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Lawyers crystal-ball the Google antitrust case

The Justice Department's antitrust suit against Google is a strong, straightforward monopoly case, competition lawyers and experts tell Axios. But that doesn't mean it'll be an easy journey for the government.

The big picture: Winning any antitrust case is a heavy lift. It's even more of a challenge to pull off victory in a future-looking case that seeks to make room for potential new competition to flourish.

Where it stands: The DOJ filed its suit Tuesday, arguing that Google uses unfair tactics to lock its search engine in as the default in browsers and mobile devices. Judge Amit Mehta will preside over the case in the District Court for D.C. Lawyers who spoke with Axios expect the path from here to proceed as follows:

  • Google will ask Mehta to dismiss the complaint, a request the government will oppose. (Google will then file a reply.)
  • Both parties will launch into the discovery process, during which the government can request documents from Google, depose executives and otherwise build up a body of evidence to support its case.
  • "They will be scouring Google's files for any indication that [being the default search engine] is leading to their high share," said Joel Mitnick, a partner for antitrust and global litigation groups at Cadwalader.

Between the lines: That causal relationship is crucial for the government to establish.

  • Google's answer to these concerns is that people stick with its search engine simply because it's the best.
  • To proceed with its case, DOJ has to demonstrate that Google is being pushed on a public that might otherwise prefer other options.

To do that, DOJ will likely call in some academics.

  • "Frequently, these cases become a battle of economics experts," said Jeffrey Jacobovitz, a partner at Arnall Golden Gregory.

The other side: Google, which calls DOJ's case "deeply flawed," maintains it's easy for users to switch to another search provider and that there's no evidence its dominance in the search market is hurting consumers.

Of note: Parties in antitrust cases often ask for extensions to reply to complaints, and Google is likely to slow-walk the process, lawyers say.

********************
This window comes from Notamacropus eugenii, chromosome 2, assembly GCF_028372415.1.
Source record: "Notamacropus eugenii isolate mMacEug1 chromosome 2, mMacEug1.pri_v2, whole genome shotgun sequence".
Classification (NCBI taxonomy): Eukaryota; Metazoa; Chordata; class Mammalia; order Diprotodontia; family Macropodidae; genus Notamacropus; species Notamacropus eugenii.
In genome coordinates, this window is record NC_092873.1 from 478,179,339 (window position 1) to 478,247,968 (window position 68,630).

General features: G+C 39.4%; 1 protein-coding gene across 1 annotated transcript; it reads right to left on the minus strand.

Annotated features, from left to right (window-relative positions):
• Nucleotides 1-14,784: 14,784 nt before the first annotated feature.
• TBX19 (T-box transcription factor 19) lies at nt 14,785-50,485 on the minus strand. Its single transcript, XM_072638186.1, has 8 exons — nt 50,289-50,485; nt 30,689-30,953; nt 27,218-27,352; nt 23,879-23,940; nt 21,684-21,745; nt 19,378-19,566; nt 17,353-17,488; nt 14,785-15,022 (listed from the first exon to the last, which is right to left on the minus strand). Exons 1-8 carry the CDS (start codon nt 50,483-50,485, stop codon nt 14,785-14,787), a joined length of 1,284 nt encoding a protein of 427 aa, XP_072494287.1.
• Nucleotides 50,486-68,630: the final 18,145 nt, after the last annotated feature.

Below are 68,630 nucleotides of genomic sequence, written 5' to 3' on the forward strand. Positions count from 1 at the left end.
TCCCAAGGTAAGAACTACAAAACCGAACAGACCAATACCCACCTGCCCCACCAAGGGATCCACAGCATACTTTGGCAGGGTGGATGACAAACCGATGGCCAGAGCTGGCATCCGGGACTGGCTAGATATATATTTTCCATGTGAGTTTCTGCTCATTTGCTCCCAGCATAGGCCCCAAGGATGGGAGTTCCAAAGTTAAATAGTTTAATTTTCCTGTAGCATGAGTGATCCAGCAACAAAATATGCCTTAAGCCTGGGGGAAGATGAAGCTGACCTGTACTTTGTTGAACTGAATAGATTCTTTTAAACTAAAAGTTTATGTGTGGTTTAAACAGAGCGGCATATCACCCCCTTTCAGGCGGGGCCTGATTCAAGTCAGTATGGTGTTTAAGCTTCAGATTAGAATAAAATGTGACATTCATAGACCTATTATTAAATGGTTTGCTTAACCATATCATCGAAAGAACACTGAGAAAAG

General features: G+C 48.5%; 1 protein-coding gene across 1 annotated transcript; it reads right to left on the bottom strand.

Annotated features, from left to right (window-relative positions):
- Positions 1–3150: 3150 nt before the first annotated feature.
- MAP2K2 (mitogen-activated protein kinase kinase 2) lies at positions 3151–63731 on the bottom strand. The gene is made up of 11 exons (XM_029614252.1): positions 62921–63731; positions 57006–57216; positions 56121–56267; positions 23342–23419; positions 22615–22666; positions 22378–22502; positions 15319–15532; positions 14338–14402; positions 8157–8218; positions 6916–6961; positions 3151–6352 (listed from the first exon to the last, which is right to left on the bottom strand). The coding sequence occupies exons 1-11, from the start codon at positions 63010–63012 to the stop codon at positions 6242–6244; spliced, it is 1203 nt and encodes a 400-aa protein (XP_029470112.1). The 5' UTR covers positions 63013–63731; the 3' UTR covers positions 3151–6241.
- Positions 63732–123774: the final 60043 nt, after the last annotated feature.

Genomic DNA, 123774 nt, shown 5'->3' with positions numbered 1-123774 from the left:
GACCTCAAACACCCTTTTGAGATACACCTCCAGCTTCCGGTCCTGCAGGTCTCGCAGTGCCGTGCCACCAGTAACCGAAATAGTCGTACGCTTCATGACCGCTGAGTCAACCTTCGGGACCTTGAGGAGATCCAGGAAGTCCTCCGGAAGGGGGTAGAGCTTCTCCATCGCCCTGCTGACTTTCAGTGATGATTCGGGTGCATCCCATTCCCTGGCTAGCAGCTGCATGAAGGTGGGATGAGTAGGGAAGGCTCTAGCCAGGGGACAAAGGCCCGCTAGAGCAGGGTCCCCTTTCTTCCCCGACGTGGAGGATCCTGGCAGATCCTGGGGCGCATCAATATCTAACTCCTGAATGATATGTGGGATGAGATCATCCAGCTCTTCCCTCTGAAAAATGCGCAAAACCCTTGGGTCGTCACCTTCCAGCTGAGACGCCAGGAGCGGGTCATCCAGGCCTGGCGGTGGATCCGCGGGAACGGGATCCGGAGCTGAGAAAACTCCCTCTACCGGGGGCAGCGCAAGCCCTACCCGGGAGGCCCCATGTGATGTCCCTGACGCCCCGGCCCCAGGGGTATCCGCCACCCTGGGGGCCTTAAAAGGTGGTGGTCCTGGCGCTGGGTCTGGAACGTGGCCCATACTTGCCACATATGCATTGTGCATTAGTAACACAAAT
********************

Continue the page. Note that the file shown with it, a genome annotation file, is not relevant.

• Google could also file a motion to move the case to a different venue where it thinks it faces stronger odds of prevailing, such as a federal court in its own Northern California region, said one antitrust lawyer familiar with the case. But the government as plaintiff has more sway over where the case gets heard.

The intrigue: Several experts — and indeed the DOJ itself, in the suit filed Tuesday — drew parallels between the issues raised with Google and the antitrust concerns propelling the agency's 1998 case against Microsoft. That case focused in part on Microsft's deals with PC makers to include Internet Explorer as the default browser on computers running Windows.

  • The lawyer familiar with the Google case called it "smarter, better and narrower with a better chance of success" than U.S. v. Microsoft. (Despite winning an initial judgment against Microsoft, the U.S. ultimately lost that case on appeal.)

Yes, but: It's possible that any remedies ultimately reached in the case, whether obtained from a judge or in a settlement, prove "toothless," said Phillip Giordano, an antitrust partner at Hughes Hubbard who formerly worked as an antitrust prosecutor at the DOJ.

Meanwhile: The narrowness of the case is working to DOJ's benefit for now — but it's likely to expand.

The Justice Department, along with Texas, is still actively looking into Google's advertising technology, the antitrust lawyer familiar with the case said.

  • State attorneys general are also expected to go after other parts of Google's business and file suits that will eventually be combined with the DOJ's in the coming weeks.

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